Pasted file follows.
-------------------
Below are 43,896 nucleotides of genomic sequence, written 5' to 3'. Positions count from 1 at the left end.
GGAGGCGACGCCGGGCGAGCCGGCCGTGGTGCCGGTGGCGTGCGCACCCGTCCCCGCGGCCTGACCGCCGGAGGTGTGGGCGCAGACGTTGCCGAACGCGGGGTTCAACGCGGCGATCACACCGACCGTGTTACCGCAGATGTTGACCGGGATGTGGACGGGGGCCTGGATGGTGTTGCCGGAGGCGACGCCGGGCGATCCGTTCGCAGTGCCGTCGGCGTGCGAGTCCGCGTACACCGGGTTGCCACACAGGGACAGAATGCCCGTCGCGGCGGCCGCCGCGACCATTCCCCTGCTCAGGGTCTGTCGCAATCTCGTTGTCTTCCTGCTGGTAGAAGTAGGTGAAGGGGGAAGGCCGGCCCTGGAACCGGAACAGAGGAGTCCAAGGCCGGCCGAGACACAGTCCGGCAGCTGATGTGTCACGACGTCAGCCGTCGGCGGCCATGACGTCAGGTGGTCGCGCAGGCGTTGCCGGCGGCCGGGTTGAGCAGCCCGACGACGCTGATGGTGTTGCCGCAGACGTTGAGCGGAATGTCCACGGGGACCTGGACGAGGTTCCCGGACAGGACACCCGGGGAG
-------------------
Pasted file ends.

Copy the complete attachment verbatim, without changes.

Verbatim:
Below are 43,896 nucleotides of genomic sequence, written 5' to 3'. Positions count from 1 at the left end.
GGAGGCGACGCCGGGCGAGCCGGCCGTGGTGCCGGTGGCGTGCGCACCCGTCCCCGCGGCCTGACCGCCGGAGGTGTGGGCGCAGACGTTGCCGAACGCGGGGTTCAACGCGGCGATCACACCGACCGTGTTACCGCAGATGTTGACCGGGATGTGGACGGGGGCCTGGATGGTGTTGCCGGAGGCGACGCCGGGCGATCCGTTCGCAGTGCCGTCGGCGTGCGAGTCCGCGTACACCGGGTTGCCACACAGGGACAGAATGCCCGTCGCGGCGGCCGCCGCGACCATTCCCCTGCTCAGGGTCTGTCGCAATCTCGTTGTCTTCCTGCTGGTAGAAGTAGGTGAAGGGGGAAGGCCGGCCCTGGAACCGGAACAGAGGAGTCCAAGGCCGGCCGAGACACAGTCCGGCAGCTGATGTGTCACGACGTCAGCCGTCGGCGGCCATGACGTCAGGTGGTCGCGCAGGCGTTGCCGGCGGCCGGGTTGAGCAGCCCGACGACGCTGATGGTGTTGCCGCAGACGTTGAGCGGAATGTCCACGGGGACCTGGACGAGGTTCCCGGACAGGACACCCGGGGAG